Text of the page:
A word from John Gear

John Gear is an attorney in Salem, Oregon.  I’ve met him, he’s a good guy.   Back in 2011, he quoted a letter I’d written to the newspaper about student loans.  Here is his blog entry, referencing my letter.  I think he does an excellent job in expressing why the current laws need to be changed.

More on the Gangster known as “Sallie”

3/14/2011
Sallie Mae that is.  An excellent link dropped in one of the comments to this letter to the editor in the Statesman-Journal (text below).

There is not a week that goes by that I don’t see people who found out that, when they weren’t even old enough to buy a beer, they signed up for a lifetime of outrageous above-market interest rates and backbreaking fees, all courtesy of the student loan-sharks who are not taking any risk on student loans, since the government guarantee eliminates the risk!  This is the kind of legalized piracy that threatens our nation’s future — oppressing people following the conventional wisdom (“Get an education”) is like pouring gasoline all over the barn floor and lighting matches randomly.  Every year the debt tsunami floods out more and more young– and now middle aged people — who have been carrying these absurd loans for years and still wind up facing bigger balances than ever.  This is highly toxic stuff for a democracy.

I spoke at the recent town hall meeting with Rep. Kurt Schrader about how consumer protections need to be restored to student loans.

If you get in over your head with credit cards, you can get a fresh start with bankruptcy. If you can’t afford your home, you can give it back to the bank. Student loans are the only loan that it is impossible to get out from under when you can’t afford to pay them.

Lenders can garnish wages, pensions or disability payments. You can be forced to pay no matter how low your income or whether you are old or disabled.

After I spoke at the meeting, two member of the audience turned around in their chairs and thanked me for my comments. Another asked to read my notes.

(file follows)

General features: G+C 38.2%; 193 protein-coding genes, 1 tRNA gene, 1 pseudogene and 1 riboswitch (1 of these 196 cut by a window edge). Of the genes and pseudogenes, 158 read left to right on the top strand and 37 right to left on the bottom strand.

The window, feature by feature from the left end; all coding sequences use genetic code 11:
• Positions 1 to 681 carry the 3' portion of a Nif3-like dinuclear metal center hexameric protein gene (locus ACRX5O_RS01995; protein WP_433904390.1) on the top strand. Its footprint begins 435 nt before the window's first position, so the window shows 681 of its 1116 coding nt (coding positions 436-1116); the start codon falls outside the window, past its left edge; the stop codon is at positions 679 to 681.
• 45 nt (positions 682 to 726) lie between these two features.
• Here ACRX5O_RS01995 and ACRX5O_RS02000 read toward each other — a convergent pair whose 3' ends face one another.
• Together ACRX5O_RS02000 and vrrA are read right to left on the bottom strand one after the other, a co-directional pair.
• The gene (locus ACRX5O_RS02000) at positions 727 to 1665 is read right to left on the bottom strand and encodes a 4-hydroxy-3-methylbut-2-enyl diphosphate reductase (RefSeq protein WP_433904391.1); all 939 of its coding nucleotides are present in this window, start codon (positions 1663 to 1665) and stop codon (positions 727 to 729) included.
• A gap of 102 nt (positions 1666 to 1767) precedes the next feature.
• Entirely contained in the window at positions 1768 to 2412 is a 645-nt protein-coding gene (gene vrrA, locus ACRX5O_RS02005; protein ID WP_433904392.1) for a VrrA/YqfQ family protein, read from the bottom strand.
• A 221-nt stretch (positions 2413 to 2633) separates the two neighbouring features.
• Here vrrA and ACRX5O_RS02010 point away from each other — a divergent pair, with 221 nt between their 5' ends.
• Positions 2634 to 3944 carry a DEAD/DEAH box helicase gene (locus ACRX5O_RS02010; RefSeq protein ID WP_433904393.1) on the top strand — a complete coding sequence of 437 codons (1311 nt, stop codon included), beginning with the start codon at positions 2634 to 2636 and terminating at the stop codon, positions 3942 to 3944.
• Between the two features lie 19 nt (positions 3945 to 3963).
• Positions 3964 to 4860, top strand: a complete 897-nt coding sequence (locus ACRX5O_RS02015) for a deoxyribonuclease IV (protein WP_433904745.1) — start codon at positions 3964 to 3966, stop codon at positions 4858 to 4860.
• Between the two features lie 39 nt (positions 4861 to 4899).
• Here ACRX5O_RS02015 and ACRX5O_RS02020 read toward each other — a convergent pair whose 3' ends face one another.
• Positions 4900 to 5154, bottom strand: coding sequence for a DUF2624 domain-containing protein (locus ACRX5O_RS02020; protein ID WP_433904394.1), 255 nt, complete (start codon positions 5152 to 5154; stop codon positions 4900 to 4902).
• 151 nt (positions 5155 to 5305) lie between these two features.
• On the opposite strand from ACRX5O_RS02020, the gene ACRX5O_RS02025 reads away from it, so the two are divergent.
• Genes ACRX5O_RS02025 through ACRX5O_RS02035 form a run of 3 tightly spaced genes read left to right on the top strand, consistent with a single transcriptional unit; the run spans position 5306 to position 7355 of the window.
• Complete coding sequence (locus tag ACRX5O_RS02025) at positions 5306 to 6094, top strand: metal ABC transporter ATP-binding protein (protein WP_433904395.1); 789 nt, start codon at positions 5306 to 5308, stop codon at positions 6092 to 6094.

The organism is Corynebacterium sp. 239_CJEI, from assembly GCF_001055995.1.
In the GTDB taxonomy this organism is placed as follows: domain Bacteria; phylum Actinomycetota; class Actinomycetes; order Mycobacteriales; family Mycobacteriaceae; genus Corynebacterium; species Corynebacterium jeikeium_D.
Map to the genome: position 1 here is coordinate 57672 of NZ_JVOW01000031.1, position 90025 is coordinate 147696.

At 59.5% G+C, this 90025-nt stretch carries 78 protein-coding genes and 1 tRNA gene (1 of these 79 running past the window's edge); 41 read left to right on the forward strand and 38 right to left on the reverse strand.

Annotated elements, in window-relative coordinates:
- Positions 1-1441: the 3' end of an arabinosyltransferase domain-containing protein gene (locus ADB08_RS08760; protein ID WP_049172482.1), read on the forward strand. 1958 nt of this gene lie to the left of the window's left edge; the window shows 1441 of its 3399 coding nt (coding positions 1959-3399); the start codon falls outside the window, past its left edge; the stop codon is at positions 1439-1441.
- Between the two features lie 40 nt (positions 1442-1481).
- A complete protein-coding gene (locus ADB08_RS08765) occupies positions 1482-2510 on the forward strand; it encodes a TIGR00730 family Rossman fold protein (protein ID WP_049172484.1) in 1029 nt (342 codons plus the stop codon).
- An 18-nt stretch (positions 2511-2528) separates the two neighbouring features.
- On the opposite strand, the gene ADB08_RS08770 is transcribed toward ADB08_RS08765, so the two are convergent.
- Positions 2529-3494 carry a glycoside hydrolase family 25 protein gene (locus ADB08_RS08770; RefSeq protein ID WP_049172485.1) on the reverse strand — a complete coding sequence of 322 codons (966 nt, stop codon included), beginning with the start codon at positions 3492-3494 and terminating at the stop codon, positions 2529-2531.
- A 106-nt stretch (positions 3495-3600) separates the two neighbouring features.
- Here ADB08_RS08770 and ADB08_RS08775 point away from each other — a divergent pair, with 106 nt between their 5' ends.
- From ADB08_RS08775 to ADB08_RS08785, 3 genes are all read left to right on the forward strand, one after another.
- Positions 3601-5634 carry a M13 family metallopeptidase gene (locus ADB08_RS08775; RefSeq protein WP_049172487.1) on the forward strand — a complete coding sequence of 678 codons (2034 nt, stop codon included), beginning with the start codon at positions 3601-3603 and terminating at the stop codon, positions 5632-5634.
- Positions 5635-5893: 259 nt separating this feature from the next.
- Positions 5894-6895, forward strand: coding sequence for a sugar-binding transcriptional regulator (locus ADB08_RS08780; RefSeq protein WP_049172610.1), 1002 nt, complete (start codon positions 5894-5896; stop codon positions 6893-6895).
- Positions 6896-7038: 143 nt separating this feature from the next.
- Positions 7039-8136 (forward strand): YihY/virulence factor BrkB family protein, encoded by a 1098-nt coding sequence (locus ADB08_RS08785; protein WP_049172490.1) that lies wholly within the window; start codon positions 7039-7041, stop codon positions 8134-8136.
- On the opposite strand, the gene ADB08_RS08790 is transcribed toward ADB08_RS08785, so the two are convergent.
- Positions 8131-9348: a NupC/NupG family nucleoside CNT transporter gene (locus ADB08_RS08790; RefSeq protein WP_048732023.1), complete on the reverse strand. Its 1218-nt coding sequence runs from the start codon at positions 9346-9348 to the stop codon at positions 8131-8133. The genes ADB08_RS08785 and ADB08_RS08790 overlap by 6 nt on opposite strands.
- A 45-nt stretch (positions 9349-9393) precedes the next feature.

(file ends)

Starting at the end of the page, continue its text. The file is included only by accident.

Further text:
These laws really need to be changed. There is no protection for consumers who could not find better jobs and afford to pay off their debt.   — Jessica Hopkins, Salem

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Student loans vs. Being an Indentured Servant

A friend gave me the idea for this post.  Here’s a definition of indentured servant from Simple English Wikipedia:

“An indentured servant was a worker in a contract with an employer for a certain length of time. Usually a laborer or craftsman would have to work three to seven years[1] in exchange for the cost of transportation across the ocean, food, clothing, land, a place to live and other things they needed to live or work during their contract. This kind of contract was called “indenture.” Indentures were quite common in Colonial America in the 17th and 18th centuries.”

While being an indentured servant could involve very tough, sometimes dangerous work, it was only for a limited time.  Once the three to seven years was up, the person was free to go on with their life.

Contrast this with today’s student loans in America.  The choices are: high payments (these are sometimes mortgage sized or larger) for ten years or slightly lower payments for twenty five years.  In my case, I couldn’t afford any of the payment plans, including the so-called Income Based Repayment plan.  With current law, the student loan lenders can garnish paychecks or Social Security if you don’t come up with the amount they are demanding.  So I was forced to start pleading for money online, or face the possibility of homelessness once my savings ran out.  So it’s pay up or else!  For twenty-five years.  Which in my case, would be until I am eighty five years old, or dead, whichever comes first.  Never mind that I couldn’t find a better job.  Never mind that because I was a single parent for years, I wasn’t able to save nearly enough for emergencies or retirement, which is looming.  It’s come up with the money or else!  One friend, looking at a letter showing me paying thousands every year until advanced old age expressed it well.  He said, “This isn’t a payment plan.  It’s slavery!”

I’d have been better off as an indentured servant.  At least there would be an end to it.